In humans either for biological or cultural reasons there are life expectancy differences by sex. But how about non human mammals? Are there known life expectancy differences in non human mammals by sex?


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Are there known life expectancy differences in non human mammals by sex?

Yes, there are. It is not well studied in general, but for certain species it is. Here is a relevant excerpt (Austad, Fischer, 2016):

Females live longer than males in humans and all Old World monkeys and apes for which we have the best data. . . This appears to be true in both wild and captive populations. . . Yet whether there is a general mammalian pattern of greater female longevity under protected, captive conditions where intrinsic physiological aging dominates mortality patterns, is not known because so few species have been rigorously investigated. What is known about the best described species indicates that all show a substantially different pattern from humans.

See the linked study for more information. There is a whole section on sex differences in lifespan in mammals.

In general, in any species where males fight fiercely amongst each other for status, I would also consider it likely that males have shorter lifespan on average than females. Although I don't have a good citation for this at the moment.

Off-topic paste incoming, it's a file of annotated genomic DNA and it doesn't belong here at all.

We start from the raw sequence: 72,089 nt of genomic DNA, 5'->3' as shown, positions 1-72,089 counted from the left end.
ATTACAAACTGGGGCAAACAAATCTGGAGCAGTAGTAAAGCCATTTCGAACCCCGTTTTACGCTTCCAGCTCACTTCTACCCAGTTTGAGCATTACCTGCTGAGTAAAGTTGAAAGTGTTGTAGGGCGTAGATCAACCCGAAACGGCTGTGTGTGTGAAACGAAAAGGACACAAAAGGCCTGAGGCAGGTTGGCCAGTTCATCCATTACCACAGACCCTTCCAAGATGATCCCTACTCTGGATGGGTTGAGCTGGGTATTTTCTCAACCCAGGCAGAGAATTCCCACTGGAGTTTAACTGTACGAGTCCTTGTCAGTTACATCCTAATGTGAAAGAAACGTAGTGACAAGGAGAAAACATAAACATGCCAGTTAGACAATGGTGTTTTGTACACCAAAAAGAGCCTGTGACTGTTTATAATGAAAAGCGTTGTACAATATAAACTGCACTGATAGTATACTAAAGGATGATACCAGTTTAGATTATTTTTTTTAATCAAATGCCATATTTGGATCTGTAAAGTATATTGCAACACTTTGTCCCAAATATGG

In a more recent review, Lemaître et al (2020) confirmed the tendency for females to outlive males across many mammalian species:

In human populations, women consistently outlive men, which suggests profound biological foundations for sex differences in survival. Quantifying whether such sex differences are also pervasive in wild mammals is a crucial challenge in both evolutionary biology and biogerontology. Here, we compile demographic data from 134 mammal populations, encompassing 101 species, to show that the female’s median lifespan is on average 18.6% longer than that of conspecific males, whereas in humans the female advantage is on average 7.8%. On the contrary, we do not find any consistent sex differences in aging rates. In addition, sex differences in median adult lifespan and aging rates are both highly variable across species. Our analyses suggest that the magnitude of sex differences in mammalian mortality patterns is likely shaped by local environmental conditions in interaction with the sex-specific costs of sexual selection.


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